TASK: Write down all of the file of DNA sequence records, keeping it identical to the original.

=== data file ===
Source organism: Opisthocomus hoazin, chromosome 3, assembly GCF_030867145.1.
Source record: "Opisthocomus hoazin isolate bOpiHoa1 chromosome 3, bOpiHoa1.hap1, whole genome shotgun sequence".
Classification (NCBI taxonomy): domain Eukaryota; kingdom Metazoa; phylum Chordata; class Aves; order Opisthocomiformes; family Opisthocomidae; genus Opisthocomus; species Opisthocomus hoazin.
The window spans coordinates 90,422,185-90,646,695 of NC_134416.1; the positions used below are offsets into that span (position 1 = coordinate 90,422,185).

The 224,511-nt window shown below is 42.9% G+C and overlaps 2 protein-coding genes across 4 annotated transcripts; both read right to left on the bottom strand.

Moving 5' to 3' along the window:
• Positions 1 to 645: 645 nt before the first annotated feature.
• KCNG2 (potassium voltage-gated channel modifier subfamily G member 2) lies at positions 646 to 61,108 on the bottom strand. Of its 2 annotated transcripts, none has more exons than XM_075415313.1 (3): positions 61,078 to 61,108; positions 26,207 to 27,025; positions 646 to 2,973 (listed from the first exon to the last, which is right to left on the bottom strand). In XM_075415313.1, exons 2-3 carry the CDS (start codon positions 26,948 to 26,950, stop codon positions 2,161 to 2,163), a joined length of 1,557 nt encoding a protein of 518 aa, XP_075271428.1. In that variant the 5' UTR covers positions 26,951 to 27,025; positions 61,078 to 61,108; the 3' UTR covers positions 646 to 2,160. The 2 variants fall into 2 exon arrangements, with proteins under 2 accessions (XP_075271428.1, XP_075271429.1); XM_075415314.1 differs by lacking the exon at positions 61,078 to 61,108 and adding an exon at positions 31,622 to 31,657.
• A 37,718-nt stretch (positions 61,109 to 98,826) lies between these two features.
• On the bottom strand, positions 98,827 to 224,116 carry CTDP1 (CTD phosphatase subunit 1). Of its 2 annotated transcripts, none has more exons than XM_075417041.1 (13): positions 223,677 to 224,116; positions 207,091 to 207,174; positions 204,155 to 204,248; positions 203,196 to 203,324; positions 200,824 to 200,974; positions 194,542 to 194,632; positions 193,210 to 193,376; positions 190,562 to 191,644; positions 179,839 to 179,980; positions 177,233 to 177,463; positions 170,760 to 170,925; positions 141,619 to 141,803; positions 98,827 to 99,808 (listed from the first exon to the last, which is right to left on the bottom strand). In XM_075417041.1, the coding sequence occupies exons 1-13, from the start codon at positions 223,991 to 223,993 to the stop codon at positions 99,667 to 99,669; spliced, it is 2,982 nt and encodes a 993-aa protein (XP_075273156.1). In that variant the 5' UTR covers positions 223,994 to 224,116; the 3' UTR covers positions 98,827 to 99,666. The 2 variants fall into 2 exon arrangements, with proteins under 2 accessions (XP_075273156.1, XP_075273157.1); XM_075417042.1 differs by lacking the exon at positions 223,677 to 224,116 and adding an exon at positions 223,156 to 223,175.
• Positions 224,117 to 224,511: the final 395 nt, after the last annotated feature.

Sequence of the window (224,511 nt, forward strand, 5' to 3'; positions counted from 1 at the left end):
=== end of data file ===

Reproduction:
Source organism: Opisthocomus hoazin, chromosome 3, assembly GCF_030867145.1.
Source record: "Opisthocomus hoazin isolate bOpiHoa1 chromosome 3, bOpiHoa1.hap1, whole genome shotgun sequence".
Classification (NCBI taxonomy): domain Eukaryota; kingdom Metazoa; phylum Chordata; class Aves; order Opisthocomiformes; family Opisthocomidae; genus Opisthocomus; species Opisthocomus hoazin.
The window spans coordinates 90,422,185-90,646,695 of NC_134416.1; the positions used below are offsets into that span (position 1 = coordinate 90,422,185).

The 224,511-nt window shown below is 42.9% G+C and overlaps 2 protein-coding genes across 4 annotated transcripts; both read right to left on the bottom strand.

Moving 5' to 3' along the window:
• Positions 1 to 645: 645 nt before the first annotated feature.
• KCNG2 (potassium voltage-gated channel modifier subfamily G member 2) lies at positions 646 to 61,108 on the bottom strand. Of its 2 annotated transcripts, none has more exons than XM_075415313.1 (3): positions 61,078 to 61,108; positions 26,207 to 27,025; positions 646 to 2,973 (listed from the first exon to the last, which is right to left on the bottom strand). In XM_075415313.1, exons 2-3 carry the CDS (start codon positions 26,948 to 26,950, stop codon positions 2,161 to 2,163), a joined length of 1,557 nt encoding a protein of 518 aa, XP_075271428.1. In that variant the 5' UTR covers positions 26,951 to 27,025; positions 61,078 to 61,108; the 3' UTR covers positions 646 to 2,160. The 2 variants fall into 2 exon arrangements, with proteins under 2 accessions (XP_075271428.1, XP_075271429.1); XM_075415314.1 differs by lacking the exon at positions 61,078 to 61,108 and adding an exon at positions 31,622 to 31,657.
• A 37,718-nt stretch (positions 61,109 to 98,826) lies between these two features.
• On the bottom strand, positions 98,827 to 224,116 carry CTDP1 (CTD phosphatase subunit 1). Of its 2 annotated transcripts, none has more exons than XM_075417041.1 (13): positions 223,677 to 224,116; positions 207,091 to 207,174; positions 204,155 to 204,248; positions 203,196 to 203,324; positions 200,824 to 200,974; positions 194,542 to 194,632; positions 193,210 to 193,376; positions 190,562 to 191,644; positions 179,839 to 179,980; positions 177,233 to 177,463; positions 170,760 to 170,925; positions 141,619 to 141,803; positions 98,827 to 99,808 (listed from the first exon to the last, which is right to left on the bottom strand). In XM_075417041.1, the coding sequence occupies exons 1-13, from the start codon at positions 223,991 to 223,993 to the stop codon at positions 99,667 to 99,669; spliced, it is 2,982 nt and encodes a 993-aa protein (XP_075273156.1). In that variant the 5' UTR covers positions 223,994 to 224,116; the 3' UTR covers positions 98,827 to 99,666. The 2 variants fall into 2 exon arrangements, with proteins under 2 accessions (XP_075273156.1, XP_075273157.1); XM_075417042.1 differs by lacking the exon at positions 223,677 to 224,116 and adding an exon at positions 223,156 to 223,175.
• Positions 224,117 to 224,511: the final 395 nt, after the last annotated feature.

Sequence of the window (224,511 nt, forward strand, 5' to 3'; positions counted from 1 at the left end):